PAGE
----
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Fall | Winter | Spring | Program Director: Ivy Wilson


Fall 2015

Wednesday, October 7 ||  5:00-6:30pm  || University Hall 20 

Harilaos Stecopoulos: English, The University of Iowa
"Telling America’s Story to the World: THE LITERATURE of U.S. DIPLOMACY"[Event Poster]

Harilaos Stecopoulos is Associate Professor of English at the University of Iowa, and Editor of The Iowa Review. The author of Reconstructing the World: Southern Fictions and U.S. Imperialisms (Cornell UP, 2008) and the co-editor of Race and the Subject of Masculinities (Duke UP, 1997), Stecopoulos is finishing a book-length study of literary propaganda, “Telling America’s Story to the World: The Literature of U.S. Diplomacy.” His talk will consist of an overview of the project with special attention to the cultural diplomatic activities of Archibald MacLeish, William Faulkner, and Langston Hughes.

From the hemispheric cultural diplomacy of the Good Neighbor era to the current public relations campaign in the Middle East, the U.S. government has turned repeatedly to American literature to shore up the nation’s international image and promote U.S. policy. Drawing on archival sources—e.g., Salzburg Seminar syllabi, U.S.I.A. memos, International Writing Program publicity materials—“Telling America’s Story to the World” demonstrates that U.S. propaganda initiatives contributed to the “worlding” of American literature and affected domestic literary concerns in the process. From the 1940s through the 1980s, state propagandists became de facto literary gatekeepers who privileged first middlebrow, then modernist and, eventually, multi-ethnic American writing as the literature most valuable for U.S. diplomatic relations. By valuing literary modes for their perceived global appeal, state propagandists generated a complex imperial apparatus that continues to shape our national literature to this day. The current scholarly fascination with what Wai Chee Dimock has dubbed “American Literature in the World” should be read in part as a legacy of this imperial formation. Yet these officials also inadvertently prompted William Faulkner, Langston Hughes, Susan Sontag, and other literary ambassadors to trouble the American world order by offering them opportunities to forge new transnational bonds.


Winter 2016

Tuesday, Febuary 23 ||  5:00pm  || University Hall 201

American Studies Informational for Prospective Majors

* Stop by with your questions about the application process, or just to learn more about the program.
* Faculty + current majors will be available to answer questions.
* Visit our Office Space

Wednesday, Febuary 24 ||  5:00pm  || University Hall 019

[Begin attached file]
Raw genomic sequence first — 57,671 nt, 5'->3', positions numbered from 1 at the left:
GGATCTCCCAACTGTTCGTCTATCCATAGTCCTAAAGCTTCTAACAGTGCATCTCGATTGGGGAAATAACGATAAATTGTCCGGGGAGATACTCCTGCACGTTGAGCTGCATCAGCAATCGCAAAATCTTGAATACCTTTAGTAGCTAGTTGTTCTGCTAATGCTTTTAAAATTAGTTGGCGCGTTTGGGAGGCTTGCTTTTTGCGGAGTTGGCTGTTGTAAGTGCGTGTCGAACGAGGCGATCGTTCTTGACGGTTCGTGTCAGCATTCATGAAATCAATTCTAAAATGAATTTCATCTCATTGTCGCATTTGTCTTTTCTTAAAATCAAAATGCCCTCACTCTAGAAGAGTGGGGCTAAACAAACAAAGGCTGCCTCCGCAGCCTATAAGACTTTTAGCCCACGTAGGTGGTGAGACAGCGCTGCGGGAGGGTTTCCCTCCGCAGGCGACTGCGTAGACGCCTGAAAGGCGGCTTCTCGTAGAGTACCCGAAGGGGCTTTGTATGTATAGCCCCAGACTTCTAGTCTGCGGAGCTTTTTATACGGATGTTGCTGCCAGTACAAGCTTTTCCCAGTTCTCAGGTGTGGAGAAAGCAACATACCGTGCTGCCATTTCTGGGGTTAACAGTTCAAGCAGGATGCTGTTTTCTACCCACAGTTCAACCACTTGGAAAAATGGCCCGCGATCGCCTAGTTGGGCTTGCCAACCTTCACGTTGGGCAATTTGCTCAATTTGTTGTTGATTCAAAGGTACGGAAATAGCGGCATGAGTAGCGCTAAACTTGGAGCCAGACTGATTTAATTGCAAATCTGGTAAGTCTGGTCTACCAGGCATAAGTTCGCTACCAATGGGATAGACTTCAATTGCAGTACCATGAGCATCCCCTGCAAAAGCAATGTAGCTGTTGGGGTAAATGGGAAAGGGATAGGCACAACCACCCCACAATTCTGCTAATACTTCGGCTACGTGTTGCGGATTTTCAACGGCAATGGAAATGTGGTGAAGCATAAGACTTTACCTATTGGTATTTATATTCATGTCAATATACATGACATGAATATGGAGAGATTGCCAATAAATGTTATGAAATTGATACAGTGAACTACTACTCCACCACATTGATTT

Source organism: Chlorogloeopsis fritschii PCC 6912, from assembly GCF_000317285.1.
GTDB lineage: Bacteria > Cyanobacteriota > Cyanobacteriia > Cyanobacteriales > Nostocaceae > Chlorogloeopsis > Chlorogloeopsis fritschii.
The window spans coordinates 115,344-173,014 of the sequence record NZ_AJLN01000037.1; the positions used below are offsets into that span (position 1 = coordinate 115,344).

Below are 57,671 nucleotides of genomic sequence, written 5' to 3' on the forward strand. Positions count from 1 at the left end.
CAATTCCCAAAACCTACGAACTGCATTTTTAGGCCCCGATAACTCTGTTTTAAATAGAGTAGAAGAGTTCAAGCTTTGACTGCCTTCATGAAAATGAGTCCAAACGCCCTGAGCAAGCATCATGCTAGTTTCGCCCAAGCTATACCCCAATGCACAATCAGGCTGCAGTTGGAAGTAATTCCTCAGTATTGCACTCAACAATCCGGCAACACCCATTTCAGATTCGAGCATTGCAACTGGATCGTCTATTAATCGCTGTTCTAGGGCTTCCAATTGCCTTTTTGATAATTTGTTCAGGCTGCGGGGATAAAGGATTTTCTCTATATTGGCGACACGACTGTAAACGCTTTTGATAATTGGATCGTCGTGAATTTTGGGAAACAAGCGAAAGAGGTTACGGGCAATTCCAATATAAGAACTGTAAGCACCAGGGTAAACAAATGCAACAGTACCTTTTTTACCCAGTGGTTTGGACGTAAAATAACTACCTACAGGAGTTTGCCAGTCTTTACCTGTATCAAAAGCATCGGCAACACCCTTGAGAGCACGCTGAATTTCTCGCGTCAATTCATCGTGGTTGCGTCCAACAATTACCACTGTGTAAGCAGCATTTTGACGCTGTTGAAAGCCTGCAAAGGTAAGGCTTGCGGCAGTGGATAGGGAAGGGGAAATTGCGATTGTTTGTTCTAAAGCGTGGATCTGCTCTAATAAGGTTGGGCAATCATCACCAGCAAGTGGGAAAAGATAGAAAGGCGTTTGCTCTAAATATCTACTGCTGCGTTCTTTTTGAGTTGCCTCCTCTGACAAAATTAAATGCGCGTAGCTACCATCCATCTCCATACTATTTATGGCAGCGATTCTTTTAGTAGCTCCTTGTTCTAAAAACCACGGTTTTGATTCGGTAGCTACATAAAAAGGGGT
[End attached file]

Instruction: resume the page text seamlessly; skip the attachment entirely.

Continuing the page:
American Studies Winter Warm-Up

Join us this winter season for an AMST get together. Come meet your peers and check out the new space.

This will just be a Get-Over-the-Hump/Mid-Year/Whew-We’re-Almost-There/Winter Warm-Up in the space of our beloved lounge. We’ll have dessert and hot chocolate and maybe iPhone karaoke.

Spring 2016

Wednesday, May 25 ||  5:00-8:00pm  || Harris Hall L07

2016 Senior Symposium

The Program in American Studies' graduating seniors presented the results of their yearlong research projects at our annual Senior Symposium. This year featured twelve presentations, showcasing a wide range of interdisciplinary work.

  • “Setting the Table: Roots of the 20th Century Ethnic Revival in American Cookbook 1960-1964” by Arielle Cooper
  •  “Arrested Development: The Purgatory of Adolescent Northwestern University, Since 1971” by Zachary Elvove
  • ” Rebuilding Dream Images: Nostalgia for the Home, the Family, and the Housewife in the Suburban Sitcom” by Molly Henderson
  • “Coming of Age in Contemporary American Cinema, and the New Nostalgia Mode” by Russell Kahn
  • “Reassigning Responsibility: How End Demand Illinois Discounts Female Agency in Prostitution” by Anastasia Kouimelis
  • “Race Traitor or Planned Parenthood Puppet: Making Sense of Obama in Pro-Life Black Genocide Argumentation” by Natalie Rotter-Laitman
  •  “Justice, Justice, Shall You Pursue: Jewish Criticism of Israel, 1967-Present” by Lily Goldstein
  • “Finding Democracy in the American Underground: The Influence of Dostoevsky on Ralph Ellison’s Invisible Man” by Ellis Lombard
  • “Syringe Exchange Programs in the United States: Uncertainty, Discourse, and the Federal Funding Ban, 1988-Present” by Scott Metzger
  • “True Complexions: Constructions of Black Female Beauty before 1865” by Emily Na
  • “We Still Have to Talk About Hot Guys: A Feminist Defense of Twilight Moms and Women’s Media” by Suzanne Swartz
  • “Gender Conflict as Narrative Strategy: How House Hunters Survived to 2007 Mortgage Crisis” by Tess Warzyn
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